Background: Extremely young children aged ≤6 years old represent a unique population
among patients with type 1 diabetes in terms of glycemic variation, diabetes management and complications.
Objective: We describe distinct features of diabetes care and outcomes in preschool age children.
Methods: We searched PubMed, Google Scholar, and authors’ bibliographies in order to extract articles
specific to type 1 diabetes in preschool age children.
Findings: The preschool age group is beset by many challenges to diabetes care, including more
frequent hypo- and hyperglycemia, hypoglycemia unawareness, decreased residual beta cell
function, and greater long-term neurocognitive effects from severe hypoglycemia and chronic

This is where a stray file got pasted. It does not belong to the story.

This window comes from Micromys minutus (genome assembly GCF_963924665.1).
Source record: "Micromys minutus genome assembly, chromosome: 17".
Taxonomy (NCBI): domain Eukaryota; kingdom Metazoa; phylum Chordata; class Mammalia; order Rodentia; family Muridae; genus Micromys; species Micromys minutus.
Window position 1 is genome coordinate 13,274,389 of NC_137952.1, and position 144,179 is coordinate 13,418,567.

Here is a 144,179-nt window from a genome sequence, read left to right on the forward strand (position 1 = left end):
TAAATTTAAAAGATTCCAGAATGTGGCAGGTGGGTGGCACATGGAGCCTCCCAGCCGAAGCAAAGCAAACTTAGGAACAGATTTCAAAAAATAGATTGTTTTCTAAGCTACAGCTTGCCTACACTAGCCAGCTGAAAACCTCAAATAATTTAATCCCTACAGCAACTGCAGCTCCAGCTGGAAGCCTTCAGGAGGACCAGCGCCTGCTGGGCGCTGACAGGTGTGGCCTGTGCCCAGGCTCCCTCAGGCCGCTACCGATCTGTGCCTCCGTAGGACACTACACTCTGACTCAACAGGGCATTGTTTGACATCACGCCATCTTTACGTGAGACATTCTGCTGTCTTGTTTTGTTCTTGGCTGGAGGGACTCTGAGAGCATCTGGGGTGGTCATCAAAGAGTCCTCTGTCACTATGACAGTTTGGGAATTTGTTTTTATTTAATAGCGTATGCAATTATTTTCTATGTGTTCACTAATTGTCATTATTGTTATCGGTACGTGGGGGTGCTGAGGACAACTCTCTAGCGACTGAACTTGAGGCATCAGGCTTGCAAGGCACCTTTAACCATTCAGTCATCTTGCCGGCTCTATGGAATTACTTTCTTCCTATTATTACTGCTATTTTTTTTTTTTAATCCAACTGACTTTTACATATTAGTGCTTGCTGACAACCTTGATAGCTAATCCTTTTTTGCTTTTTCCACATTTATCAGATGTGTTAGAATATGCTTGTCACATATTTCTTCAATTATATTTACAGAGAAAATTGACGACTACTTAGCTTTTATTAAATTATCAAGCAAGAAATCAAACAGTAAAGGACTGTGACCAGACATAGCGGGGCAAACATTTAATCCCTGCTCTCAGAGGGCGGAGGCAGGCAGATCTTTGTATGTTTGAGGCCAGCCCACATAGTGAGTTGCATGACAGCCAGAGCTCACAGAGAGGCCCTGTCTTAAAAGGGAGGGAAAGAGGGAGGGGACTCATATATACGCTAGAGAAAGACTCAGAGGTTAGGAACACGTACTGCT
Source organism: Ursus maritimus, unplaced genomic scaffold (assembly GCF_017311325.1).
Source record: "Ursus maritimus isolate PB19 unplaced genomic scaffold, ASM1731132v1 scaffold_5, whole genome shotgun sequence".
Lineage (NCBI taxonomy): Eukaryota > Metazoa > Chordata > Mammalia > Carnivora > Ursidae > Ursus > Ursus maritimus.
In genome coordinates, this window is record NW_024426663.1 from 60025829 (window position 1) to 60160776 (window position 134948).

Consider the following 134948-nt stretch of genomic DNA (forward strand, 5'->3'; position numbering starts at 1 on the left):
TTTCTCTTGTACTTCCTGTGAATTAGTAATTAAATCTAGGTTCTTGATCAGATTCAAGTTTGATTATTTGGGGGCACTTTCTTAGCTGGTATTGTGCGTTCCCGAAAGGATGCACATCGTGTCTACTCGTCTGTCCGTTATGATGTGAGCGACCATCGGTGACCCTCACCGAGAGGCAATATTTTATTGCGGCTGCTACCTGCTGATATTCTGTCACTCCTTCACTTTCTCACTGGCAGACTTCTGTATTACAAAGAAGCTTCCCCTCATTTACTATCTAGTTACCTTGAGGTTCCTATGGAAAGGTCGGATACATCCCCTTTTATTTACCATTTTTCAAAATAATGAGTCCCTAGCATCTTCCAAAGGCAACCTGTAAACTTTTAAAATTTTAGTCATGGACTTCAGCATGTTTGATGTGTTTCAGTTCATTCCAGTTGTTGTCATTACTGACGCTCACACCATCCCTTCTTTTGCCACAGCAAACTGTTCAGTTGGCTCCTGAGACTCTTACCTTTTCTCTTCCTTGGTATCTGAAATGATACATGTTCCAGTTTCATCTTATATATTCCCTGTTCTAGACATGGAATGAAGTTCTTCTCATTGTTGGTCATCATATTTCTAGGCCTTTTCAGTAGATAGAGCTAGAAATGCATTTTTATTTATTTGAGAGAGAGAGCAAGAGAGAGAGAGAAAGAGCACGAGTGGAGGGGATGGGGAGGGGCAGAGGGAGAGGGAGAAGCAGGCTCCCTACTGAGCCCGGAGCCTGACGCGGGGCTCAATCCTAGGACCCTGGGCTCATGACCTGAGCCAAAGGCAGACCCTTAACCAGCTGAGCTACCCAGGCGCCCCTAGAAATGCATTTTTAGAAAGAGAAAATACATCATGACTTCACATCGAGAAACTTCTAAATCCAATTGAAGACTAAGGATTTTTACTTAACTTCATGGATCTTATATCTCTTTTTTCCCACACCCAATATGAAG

hyperglycemia. Randomized controlled trials show that equally good metabolic control can be
obtained with multiple daily injections or an insulin pump. Several non-randomized trials, including
an 8 year longitudinal study, show lower hemoglobin A1C and decreased hypoglycemia on insulin
pumps. Sensor augmented pump therapy resulted in superior A1C as long as sensors were used
regularly. In contrast to adults, continuous glucose monitoring has little to no impact on A1C,
although parents appreciate the improved monitoring for hypoglycemia. Children with onset of
diabetes prior to age 5 are at risk for younger onset of microalbuminuria, however do not develop
earlier onset retinopathy than children diagnosed after 5 years. Both severe hypoglycemia and
chronic hyperglycemia have negative impact on neurocognition.
Conclusion: Special knowledge about this young population is helpful for practitioners and parents.